Fall Foliage Worth Flying ToOctober 12, 2019
Robert Camus famously wrote that “Autumn is a second spring when every leaf is a flower.”
So, this season, let Aircraft Services Group take you to one — or more — of these flourishing fall foliage destinations; in the most convenient, most comfortable way possible.
The Catskills, New York
The 6,000 square miles in southeastern New York known as the Catskills are home to six major river systems, thirty-five mountain peaks that are over 3,500 feet, and, not to mention once hosted Woodstock.
While the Catskills are a year-round destination, it is at its most beautiful when the vibrant yellow, oranges, and reds blanket its densely wooded hillsides. Many of the region’s historic villages will also host festivals and craft fairs alongside the litany of farmers’ markets and pick-your-own orchards, including Hunter Mountain’s unrivaled Oktoberfest, which offers four whole weekends worth of live entertainment, scrumptious food, and, of course, a bounty of German libations,
The Berkshires, Massachusetts
The famed fall escape for city dwellers ranging from New York City to Boston to Philadelphia the Berkshires boast truly pastoral winding roads that connect the mountain hamlets dotting an astonishing backdrop of crimson, gold, and every shade in between.
The foliage season usually peaks around Columbus Day, though anytime this season you can spend an entire weekend soaking in the region’s art galleries and infamous antiquing hotspots. Or, literally soak in the scenery with a stay at one of the many gorgeous Berkshire resorts, like the 117-acre Lenox, which was built in 1902 and modeled after a castle in Scotland:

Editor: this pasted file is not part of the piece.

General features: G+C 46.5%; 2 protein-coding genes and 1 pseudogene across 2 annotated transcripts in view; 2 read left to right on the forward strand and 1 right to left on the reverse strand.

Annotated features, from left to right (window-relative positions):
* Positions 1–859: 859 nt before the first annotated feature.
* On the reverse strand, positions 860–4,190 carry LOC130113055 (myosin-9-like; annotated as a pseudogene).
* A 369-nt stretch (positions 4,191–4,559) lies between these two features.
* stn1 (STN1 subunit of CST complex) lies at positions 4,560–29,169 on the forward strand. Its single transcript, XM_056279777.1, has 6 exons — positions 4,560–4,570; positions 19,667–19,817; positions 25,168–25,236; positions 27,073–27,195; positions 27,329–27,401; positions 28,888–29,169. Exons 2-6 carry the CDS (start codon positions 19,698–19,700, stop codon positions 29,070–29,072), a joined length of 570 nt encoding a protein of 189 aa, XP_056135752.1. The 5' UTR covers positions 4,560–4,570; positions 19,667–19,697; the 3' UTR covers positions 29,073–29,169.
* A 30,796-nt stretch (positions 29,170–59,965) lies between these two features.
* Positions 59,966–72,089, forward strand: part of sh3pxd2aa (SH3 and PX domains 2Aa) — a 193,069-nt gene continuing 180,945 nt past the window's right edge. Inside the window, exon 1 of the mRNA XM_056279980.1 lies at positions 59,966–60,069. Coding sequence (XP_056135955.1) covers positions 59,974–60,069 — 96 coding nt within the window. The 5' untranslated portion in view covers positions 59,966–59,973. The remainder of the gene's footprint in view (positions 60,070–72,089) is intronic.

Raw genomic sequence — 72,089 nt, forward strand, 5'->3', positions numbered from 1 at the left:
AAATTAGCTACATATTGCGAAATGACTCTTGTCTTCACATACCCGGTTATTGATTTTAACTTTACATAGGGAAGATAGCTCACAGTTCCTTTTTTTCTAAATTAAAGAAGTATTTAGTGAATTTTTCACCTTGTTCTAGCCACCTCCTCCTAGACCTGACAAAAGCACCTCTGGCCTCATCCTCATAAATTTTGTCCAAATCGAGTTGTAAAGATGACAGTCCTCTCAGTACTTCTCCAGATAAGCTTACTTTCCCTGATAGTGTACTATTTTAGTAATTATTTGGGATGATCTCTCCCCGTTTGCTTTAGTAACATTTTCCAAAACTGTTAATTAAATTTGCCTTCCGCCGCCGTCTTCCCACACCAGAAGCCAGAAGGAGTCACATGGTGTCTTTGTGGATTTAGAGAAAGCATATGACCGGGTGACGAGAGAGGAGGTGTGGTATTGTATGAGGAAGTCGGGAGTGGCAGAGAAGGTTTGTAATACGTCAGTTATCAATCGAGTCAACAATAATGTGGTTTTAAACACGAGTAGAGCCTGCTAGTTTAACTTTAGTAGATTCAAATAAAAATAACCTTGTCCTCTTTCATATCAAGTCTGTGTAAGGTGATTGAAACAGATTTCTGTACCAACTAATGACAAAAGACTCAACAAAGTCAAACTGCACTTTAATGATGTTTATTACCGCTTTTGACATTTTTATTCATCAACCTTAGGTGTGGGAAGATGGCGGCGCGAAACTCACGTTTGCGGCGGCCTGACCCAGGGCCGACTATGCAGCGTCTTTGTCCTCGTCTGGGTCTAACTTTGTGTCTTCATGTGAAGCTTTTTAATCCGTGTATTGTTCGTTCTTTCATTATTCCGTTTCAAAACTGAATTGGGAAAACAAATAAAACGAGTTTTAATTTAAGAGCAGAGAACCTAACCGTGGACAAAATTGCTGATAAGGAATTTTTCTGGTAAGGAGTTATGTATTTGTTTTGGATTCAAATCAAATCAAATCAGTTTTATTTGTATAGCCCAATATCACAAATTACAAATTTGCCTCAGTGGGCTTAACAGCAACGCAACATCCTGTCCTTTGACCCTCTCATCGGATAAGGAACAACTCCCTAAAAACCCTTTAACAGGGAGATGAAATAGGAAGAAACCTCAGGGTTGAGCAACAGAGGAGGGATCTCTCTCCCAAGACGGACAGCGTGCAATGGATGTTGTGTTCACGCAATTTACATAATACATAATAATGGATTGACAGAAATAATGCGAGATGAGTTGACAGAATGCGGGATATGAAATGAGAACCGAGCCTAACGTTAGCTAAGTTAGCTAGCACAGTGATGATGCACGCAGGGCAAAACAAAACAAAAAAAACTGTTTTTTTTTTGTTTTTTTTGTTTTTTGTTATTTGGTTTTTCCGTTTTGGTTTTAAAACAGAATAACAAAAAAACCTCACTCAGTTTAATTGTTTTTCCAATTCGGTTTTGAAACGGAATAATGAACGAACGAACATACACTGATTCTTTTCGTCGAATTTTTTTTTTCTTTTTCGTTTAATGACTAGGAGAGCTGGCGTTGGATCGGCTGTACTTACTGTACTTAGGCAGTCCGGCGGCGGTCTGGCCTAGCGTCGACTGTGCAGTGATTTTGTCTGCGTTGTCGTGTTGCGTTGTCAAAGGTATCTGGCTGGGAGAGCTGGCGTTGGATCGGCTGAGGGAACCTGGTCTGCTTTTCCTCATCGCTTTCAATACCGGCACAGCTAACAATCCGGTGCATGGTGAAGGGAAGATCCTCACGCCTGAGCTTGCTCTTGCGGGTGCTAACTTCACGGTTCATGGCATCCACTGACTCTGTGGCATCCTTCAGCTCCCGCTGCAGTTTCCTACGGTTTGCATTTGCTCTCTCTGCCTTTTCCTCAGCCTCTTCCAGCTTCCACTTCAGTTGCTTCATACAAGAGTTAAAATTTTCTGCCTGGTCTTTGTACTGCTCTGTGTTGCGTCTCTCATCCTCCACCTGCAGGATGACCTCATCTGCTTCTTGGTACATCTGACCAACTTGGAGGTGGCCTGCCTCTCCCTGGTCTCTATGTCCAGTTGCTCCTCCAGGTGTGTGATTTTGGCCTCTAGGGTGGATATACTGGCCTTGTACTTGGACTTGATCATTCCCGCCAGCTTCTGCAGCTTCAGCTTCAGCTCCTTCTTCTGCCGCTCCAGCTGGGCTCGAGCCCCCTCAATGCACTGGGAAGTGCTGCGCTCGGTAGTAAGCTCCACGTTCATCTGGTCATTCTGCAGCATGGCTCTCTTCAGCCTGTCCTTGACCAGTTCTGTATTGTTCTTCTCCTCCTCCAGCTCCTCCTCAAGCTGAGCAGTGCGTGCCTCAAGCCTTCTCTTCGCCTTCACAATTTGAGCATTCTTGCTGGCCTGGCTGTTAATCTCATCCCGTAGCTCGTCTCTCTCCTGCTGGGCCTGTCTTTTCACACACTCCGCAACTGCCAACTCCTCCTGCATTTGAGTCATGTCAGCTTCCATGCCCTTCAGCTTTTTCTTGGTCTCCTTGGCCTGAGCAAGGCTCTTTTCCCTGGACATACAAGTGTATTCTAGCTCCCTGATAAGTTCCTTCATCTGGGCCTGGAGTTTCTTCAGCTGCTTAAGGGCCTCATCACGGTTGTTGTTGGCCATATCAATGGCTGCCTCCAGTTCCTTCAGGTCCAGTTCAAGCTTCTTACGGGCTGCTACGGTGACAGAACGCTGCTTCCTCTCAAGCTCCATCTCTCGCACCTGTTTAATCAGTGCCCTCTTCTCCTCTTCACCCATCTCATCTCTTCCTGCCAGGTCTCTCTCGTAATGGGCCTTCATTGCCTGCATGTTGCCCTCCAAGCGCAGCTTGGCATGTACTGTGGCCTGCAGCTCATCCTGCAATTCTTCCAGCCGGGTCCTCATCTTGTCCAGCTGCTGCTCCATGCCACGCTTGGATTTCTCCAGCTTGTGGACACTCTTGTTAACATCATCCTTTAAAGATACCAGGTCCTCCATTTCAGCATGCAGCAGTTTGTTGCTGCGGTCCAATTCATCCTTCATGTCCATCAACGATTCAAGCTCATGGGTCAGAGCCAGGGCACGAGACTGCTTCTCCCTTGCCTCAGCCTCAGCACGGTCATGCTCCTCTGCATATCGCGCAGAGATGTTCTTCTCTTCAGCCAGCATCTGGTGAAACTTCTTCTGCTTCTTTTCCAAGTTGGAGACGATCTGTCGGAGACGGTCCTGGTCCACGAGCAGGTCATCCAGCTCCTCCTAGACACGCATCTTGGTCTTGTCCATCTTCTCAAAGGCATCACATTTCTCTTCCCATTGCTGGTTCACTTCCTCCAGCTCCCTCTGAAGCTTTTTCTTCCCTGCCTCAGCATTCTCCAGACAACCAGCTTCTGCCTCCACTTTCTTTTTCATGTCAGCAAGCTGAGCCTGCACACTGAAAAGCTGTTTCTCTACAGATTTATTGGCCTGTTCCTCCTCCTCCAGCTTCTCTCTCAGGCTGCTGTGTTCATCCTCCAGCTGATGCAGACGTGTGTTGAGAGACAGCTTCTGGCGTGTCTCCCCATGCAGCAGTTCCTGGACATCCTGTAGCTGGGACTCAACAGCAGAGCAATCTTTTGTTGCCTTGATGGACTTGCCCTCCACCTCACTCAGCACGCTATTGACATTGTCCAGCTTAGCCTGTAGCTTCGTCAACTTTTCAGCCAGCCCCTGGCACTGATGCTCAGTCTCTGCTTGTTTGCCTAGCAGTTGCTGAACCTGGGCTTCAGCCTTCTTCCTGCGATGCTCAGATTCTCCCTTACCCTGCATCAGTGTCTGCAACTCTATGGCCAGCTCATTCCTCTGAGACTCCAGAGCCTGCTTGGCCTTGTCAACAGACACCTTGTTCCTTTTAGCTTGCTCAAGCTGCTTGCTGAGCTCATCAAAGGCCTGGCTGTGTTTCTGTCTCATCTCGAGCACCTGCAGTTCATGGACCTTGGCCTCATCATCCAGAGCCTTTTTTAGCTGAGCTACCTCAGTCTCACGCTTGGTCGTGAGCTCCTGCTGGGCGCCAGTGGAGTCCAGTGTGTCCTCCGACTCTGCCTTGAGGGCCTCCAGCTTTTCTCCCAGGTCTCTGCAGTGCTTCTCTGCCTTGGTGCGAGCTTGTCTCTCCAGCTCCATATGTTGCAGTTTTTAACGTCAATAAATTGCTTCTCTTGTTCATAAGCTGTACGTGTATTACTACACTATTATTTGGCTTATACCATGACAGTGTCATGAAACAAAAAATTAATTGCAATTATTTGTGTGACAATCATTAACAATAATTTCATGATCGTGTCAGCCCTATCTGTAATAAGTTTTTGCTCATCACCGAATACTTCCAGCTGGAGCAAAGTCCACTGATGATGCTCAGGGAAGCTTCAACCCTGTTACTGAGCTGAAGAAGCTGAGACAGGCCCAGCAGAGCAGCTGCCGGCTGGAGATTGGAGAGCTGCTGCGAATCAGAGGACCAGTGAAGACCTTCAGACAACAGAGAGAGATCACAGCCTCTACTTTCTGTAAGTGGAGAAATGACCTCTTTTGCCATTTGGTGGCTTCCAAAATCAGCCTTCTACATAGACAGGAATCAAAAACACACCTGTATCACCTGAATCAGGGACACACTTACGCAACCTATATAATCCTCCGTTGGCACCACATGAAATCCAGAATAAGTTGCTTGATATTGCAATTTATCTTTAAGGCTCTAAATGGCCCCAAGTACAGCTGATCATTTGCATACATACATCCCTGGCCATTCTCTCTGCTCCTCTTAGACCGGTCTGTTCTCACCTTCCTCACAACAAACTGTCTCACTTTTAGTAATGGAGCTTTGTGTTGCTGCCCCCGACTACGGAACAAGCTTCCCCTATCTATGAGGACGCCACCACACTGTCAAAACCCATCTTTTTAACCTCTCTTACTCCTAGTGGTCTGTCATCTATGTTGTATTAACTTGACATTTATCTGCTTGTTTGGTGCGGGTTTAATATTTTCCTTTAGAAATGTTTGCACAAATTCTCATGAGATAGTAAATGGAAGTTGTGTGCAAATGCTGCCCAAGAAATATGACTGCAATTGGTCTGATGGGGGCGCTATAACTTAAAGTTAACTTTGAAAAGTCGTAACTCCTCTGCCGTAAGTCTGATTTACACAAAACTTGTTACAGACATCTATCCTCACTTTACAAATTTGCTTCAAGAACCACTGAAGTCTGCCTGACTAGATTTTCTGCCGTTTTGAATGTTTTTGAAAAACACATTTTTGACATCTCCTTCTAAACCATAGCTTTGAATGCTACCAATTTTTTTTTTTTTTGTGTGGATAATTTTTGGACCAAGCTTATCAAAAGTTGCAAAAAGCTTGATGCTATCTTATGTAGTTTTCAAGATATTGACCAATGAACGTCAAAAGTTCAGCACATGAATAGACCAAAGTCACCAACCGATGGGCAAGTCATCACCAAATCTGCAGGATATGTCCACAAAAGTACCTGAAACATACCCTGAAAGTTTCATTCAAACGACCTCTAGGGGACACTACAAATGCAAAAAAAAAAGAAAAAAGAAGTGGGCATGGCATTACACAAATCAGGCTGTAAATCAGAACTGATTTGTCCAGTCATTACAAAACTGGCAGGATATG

Great Smoky Mountains, North Carolina & Tennessee
Great Smoky Mountains National Park is one of the most visited national parks in the U.S. for good reason, as there are over 100 different species of native trees, including scarlet oaks, maples, sweetgums, and hickories. And with 800 miles of scenic roads and panoramic hiking trails, you could spend a week exploring the park’s spectacular forests.
If you really want to get in the weeds when it comes to getting around the park, check out this awesome map courtesy of Visit My Smokies:
Columbia River Gorge, Oregon
The eighty-mile Columbia River Gorge that acts as a natural border between southern Washington and northern Oregon is immaculately cut into the Cascade Mountains, and, come fall, its big-leaf maples, firs, cottonwoods, Oregon ash, and twisted pines burst into a dazzling tapestry of autumn colors.
The hiking throughout the area is obviously fantastic, though it’s really the rafting and kayaking trips down the Gorge’s rivers that you have to experience, with jaw-dropping waterfalls abound.
And make sure to stay at the historic Columbia Gorge Hotel, which has the most stunning views of the gorge, including the 208-foot Wah Gwin Gwin waterfall.
To make sure you celebrate the season properly, shoot us an email: [email protected]. Or, just fill out the contact form below.